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Long viewed as an environmental solution, cotton tote bags are actually unsustainable.
It’s hard to go shopping nowadays without receiving a cotton tote of some kind. The ubiquitous bags have become a vessel for brands and retailers to broadcast an image of awareness of the plastic waste crisis while also serving as a status symbol for users. While once hailed as a salve for plastic bag overuse, the cotton totes are actually deeply unsustainable. According to a 2018 study from the Ministry of Environment and Food of Denmark, one organic cotton tote needs to be used 20,000 times to offset its overall impact of production—that number equates to daily use for 54 years for one bag.
The reason? Cultivating cotton is a water-intensive process and disposing of totes in an environmentally low-impact way can prove difficult. Only 15 percent of the 30 million tons of cotton produced every year actually end up in textile depositories. Plus, much of the dye used to print logos onto cotton totes are PVC based and not recyclable. All these factors have amounted to what Laura Balmond, a project manager for the Ellen MacArthur Foundation’s Make Fashion Circular campaign, calls “a really good example of unintended consequences of people trying to make positive choices, and not understanding the full landscape.”
A Dutch museum launches an exhibition that accommodates the visually impaired.
Museum-goers often recall the plethora of “Do-Not-Touch” signs that populate the space, but an immersive display titled “The Blind Spot” foregoes that rule. Playing host to an exhibit that is dedicated to the visually impaired, the Utrecht Central Museum extrudes flat canvases into a three-dimensional station where visitors can touch, hear, and smell existing paintings from a range of artists, such as Floris van Dyck. Artist Jasper Udink ten Cate and designer Jeroen Prins blueprinted the idea in order to trigger multiple senses beyond sight and to broaden the museum experience beyond just the visual medium.
A device that quickly clots stab wounds wins this year’s James Dyson Award.
Seeking to reduce fatalities from recurrent stabbings in the UK, Loughborough University graduate Joseph Bentley has launched a device for first responders to prevent haemorrhages from knife lacerations through the injection of a medical-grade silicone balloon tamponade. Coined REACT (Rapid Emergency Actuating Tamponade), the novel device applies internal pressure on an injury and mimics a paramedic technique of packing a wound with gauze. The device was the UK recipient of the 2021 James Dyson Award. “Knife crime is a topic that is personal to me, as two of my friends were victims of knife-related incidents,” says Bentley. “Seeing the profound effect that it had on my friends and their families urged me to try and create a solution that could help others in the future.”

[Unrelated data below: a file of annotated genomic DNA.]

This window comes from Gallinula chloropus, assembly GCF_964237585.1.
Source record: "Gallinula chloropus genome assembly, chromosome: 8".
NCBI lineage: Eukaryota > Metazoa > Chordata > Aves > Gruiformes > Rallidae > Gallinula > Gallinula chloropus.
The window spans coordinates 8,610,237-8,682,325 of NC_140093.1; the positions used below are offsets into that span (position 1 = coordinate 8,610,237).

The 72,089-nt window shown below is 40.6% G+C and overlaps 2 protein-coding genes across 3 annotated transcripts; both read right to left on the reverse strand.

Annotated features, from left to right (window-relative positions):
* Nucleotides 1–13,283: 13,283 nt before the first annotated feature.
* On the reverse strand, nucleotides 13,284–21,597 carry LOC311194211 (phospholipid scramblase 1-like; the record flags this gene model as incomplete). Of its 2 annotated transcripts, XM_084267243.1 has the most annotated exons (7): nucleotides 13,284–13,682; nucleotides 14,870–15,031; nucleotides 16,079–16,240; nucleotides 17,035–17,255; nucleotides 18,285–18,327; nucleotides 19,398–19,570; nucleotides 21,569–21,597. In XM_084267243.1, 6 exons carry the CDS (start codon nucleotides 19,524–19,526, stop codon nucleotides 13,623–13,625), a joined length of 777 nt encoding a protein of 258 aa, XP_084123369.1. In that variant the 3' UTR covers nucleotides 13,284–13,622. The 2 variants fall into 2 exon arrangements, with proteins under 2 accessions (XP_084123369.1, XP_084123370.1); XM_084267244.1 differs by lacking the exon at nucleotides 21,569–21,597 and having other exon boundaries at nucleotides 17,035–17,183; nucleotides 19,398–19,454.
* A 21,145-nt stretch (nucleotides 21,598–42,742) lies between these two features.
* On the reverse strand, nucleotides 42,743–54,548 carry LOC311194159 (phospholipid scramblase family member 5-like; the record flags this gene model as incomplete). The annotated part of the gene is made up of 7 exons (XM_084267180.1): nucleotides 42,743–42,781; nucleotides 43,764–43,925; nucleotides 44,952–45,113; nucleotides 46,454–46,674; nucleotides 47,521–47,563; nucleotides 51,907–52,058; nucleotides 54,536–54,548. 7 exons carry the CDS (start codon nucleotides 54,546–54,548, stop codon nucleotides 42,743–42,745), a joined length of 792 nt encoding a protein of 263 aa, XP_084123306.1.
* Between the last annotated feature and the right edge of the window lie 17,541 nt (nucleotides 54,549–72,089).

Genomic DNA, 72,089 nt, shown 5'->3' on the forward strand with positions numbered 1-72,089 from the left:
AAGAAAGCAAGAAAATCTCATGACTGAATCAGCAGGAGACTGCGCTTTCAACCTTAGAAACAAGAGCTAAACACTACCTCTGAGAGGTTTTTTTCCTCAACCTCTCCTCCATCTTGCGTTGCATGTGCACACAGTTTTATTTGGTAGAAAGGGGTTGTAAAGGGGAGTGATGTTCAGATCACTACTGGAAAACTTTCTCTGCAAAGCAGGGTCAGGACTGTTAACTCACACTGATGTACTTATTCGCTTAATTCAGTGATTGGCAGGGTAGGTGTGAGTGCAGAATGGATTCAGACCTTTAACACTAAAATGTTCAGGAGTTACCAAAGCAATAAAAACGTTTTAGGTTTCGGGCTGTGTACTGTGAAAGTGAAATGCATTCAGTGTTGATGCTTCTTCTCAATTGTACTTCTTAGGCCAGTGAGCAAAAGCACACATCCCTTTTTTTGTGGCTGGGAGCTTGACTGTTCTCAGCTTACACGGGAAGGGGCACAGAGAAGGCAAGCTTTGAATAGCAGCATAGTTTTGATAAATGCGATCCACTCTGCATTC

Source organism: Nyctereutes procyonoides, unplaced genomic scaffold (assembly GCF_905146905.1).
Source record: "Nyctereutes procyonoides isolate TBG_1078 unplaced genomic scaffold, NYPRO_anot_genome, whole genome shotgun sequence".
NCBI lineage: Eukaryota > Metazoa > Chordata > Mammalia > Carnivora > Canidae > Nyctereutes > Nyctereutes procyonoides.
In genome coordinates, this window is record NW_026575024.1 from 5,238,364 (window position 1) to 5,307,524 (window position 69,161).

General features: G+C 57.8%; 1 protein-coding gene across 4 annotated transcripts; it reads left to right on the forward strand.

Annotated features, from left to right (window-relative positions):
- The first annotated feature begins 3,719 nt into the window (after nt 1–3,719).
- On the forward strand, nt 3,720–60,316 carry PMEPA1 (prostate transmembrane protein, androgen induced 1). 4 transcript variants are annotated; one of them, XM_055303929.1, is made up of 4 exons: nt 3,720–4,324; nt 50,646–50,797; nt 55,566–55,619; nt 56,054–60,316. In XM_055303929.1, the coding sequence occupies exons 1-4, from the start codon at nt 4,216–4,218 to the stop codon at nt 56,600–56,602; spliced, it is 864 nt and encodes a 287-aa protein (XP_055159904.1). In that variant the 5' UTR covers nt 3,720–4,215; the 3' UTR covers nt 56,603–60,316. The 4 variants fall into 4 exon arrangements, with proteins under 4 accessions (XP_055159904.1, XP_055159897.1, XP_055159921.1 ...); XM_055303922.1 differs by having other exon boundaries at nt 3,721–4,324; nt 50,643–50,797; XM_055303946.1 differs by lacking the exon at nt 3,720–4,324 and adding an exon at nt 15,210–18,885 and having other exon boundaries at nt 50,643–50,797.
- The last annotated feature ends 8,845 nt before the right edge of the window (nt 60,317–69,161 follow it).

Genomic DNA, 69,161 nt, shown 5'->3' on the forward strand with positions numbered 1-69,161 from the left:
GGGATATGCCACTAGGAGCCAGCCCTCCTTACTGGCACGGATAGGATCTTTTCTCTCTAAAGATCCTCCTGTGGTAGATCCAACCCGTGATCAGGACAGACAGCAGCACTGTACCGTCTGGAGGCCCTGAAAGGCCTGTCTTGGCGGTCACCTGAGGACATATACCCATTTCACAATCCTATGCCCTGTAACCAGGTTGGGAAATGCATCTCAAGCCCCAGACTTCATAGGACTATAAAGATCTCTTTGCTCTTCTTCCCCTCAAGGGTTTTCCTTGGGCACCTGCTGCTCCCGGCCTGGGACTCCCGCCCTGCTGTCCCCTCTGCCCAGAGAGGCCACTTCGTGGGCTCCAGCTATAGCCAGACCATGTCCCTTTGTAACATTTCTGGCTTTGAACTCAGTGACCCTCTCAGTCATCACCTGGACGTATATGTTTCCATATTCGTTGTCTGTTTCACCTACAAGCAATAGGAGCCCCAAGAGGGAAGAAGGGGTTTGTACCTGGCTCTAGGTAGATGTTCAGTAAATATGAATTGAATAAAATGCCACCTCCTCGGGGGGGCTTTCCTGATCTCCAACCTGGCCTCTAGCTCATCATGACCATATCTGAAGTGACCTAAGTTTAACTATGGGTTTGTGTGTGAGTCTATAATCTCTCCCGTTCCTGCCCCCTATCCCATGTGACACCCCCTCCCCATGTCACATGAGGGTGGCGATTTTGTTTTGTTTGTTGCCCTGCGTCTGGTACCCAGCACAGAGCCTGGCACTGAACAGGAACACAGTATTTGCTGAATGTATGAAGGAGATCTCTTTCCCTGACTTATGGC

Givenchy’s creative director responds to allegations of knocking off Benjamin Cho.
Following recent criticism for co-opting late designer Benjamin Cho’s hallmark braided design, Givenchy creative director Matthew Williams has credited his former mentor for his look modelled by Beyoncé in Harper’s Bazaar’sSeptember issue. The controversy began after a series of Instagram posts compared Cho’s braided aesthetic in his Fall 2001 collection to Williams’ line-up for Givenchy for Fall 2021; the criticism snowballed after Diet Prada reported on the allegation. Consequently, Williams responded to the allegations in an Instagram story and noted that his rendition of the dress was an “homage” to Cho, a designer Williams worked closely with in the early years of his fashion career.
Lil Nas X calls out a double standard in Tony Hawk’s line of blood-painted skateboards.
In March, the release of Lil Nas X’s custom Air Max 97s weathered criticism because the limited-edition sneaker sported satanic imagery and a drop of his own blood. The same scrutiny for a recent drop of blood-painted skateboards from a partnership between Liquid Death Mountain Water and professional skateboarder (and cis white male) Tony Hawk, however, was conspicuously absent. The inherent double standard was caught by the Black and openly gay rapper as he tweeted “are y’all ready to admit y’all were never actually upset over the blood in the shoes? and maybe u were mad for some other reason?” The reaction to the ongoing blood battle is mixed as some support Lil Nas X’s callout on the pretext of race and sexuality, while others note the satanic references as the central issue.
A Seoul exhibition that spotlights Banksy artworks is facing authenticity concerns.
A celebratory exhibition of the secret street artist Banksy called “The Art of Banksy – Without Limits” kicked off in 2016 across 11 countries, but its appearance in Seoul has been causing controversy. With 250,000 pre-sold tickets, the exhibition at the Seouliteum underwhelmed visitors who were expecting to see authentic Banksy pieces. Within 120 works on display, only 27 were originals—the remaining were replicas intended to project the essence of Banksy. In light of the miscommunication, the organizers plan a full refund for ensuing cancellations. “Banksy is an artist who has been outspoken on social issues,” says LMPE senior manager Park Bong-su. “The exhibition aims to deliver the artist’s messages and help audiences realize they can also spread positive influences to the world in their own ways.”
Today’s attractive distractions:
Nike is bringing back the colorful Air Woven, one of its strangest sneakers to date.
The SNES, one of Nintendo’s most beloved video game consoles, just turned 30.